There are two axes by which one can measure the quality of a democracy: one is the distribution of political power, and the other is the competence and enthusiasm in wielding it shown by the average person. These two are co-dependent, in that a low level of one makes it hard to sustain a high level of the other, and vice versa. The disastrous consequences of voters lacking political nous are most apparent in the third world, but even ‘mature democracies’ have no grounds for complacency. In the long run, we therefore have a choice – either we invest heavily in education relevant to citizens’ duties as voters, and treat critical thinking, and knowledge of basic economics, politics etc as seriously as literacy, or we accept a society that will become progressively more inefficient and/or undemocratic.

    Unfortunately, due to the ‘ignorance trap’ (the more ignorant you are of something, the less you are aware of your ignorance), few voters will realise how badly informed we all are, and so are unlikely to support/put in the effort required to remedy it…

  2. Colin, you are right. But the learning curve is enormously steep, what with all the specialization. Also, who will be the provider of the correct material? For the time being that is my major problem. There are so many theories and so many so-called facts out there that it is hard to see the forest for the trees. Of course, things are constantly shifting too, so that does not make the task any easier either.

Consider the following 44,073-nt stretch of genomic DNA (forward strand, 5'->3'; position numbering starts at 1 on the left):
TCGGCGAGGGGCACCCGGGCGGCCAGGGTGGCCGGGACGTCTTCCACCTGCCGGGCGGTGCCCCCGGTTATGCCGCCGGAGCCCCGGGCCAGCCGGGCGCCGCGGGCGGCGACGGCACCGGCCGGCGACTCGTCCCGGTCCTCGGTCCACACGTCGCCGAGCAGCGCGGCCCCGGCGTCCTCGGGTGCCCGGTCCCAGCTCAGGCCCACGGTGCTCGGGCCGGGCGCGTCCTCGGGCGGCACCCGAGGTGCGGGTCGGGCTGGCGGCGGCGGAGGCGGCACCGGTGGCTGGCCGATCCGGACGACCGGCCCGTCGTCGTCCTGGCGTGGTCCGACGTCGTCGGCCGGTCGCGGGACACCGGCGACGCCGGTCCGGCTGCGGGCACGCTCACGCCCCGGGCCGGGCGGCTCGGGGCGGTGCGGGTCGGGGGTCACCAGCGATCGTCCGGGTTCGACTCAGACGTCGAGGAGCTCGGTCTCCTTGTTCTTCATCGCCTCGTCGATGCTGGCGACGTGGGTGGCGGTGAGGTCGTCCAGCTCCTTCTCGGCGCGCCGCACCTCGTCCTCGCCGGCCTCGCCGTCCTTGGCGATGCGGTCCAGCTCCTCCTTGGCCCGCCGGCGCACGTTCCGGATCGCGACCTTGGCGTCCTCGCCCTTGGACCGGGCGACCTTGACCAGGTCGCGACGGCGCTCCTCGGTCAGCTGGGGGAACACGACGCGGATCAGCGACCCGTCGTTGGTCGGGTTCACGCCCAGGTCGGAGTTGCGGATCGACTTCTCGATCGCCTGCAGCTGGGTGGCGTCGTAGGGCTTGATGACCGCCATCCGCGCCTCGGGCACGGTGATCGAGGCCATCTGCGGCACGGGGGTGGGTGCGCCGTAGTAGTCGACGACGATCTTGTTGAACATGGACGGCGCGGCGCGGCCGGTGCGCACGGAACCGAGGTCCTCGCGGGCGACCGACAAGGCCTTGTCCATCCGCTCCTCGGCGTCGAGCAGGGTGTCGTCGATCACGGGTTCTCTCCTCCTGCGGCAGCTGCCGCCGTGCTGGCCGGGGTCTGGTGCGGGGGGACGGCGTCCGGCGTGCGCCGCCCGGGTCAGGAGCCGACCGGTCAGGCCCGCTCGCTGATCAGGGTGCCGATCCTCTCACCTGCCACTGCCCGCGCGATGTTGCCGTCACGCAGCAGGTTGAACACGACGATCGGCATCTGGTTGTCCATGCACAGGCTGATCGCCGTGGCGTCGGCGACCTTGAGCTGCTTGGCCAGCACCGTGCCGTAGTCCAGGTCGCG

I really have to repress an urge sometimes to just opt out and not bother anymore. It seems most of the time I am just busy unlearning instead of learning. It is overwhelming and that is why I believe some voters, either consciously or unconsciously, go for populists with ‘easy’ messages. Sometimes I really wish I could be of the blame-it-all-on-the-foreigners kind. But, alas, or fortunately, I am a foreigner myself 🙂

  3. Guy,

    People are not policy specialists. On any policy. That’s the point. Democracy is not meritocratic, it’s egalitarian. There’s no exemption for economics on this one that doesn’t lead down the slippery slope to a technocracy. Ayn Rand’s entire mythology is antidemocratic to the core, and someone who was heavily influenced by her will likely have traces of those sentiments left.

    What’s more dangerous in our present situation than policy-makers who don’t know economics, is policy-makers who know a little economics. This argument has been made recently by Christofer Hays in ‘What we learn, when we learn about economics’ (.pdf). Applies to all kinds of situations, like listening to economic professors, and is excellent reading as well.

  4. @David: Not regularly, why?
    @Nanne: The link does not work. Or, it does but I get a page not found message. The file is propably behind a firewall now.

  5. Guy,

    Try scrolling from left to right while selecting the link (it’s partially outside the window on firefox).

    Otherwise, see this post.

  6. Not bothering to read the essay itself, as the idea on its own is ridiculous enough: economics is not a hard science, there are multiple ideological positions one can take and anyone who pretend you can get the one true answer to any moderately complex economic question is lying or ideologically deluded.

    The experts disagree and in practise their expertise seems to be of somewhat less value than propaganda like this makes out to be, eh?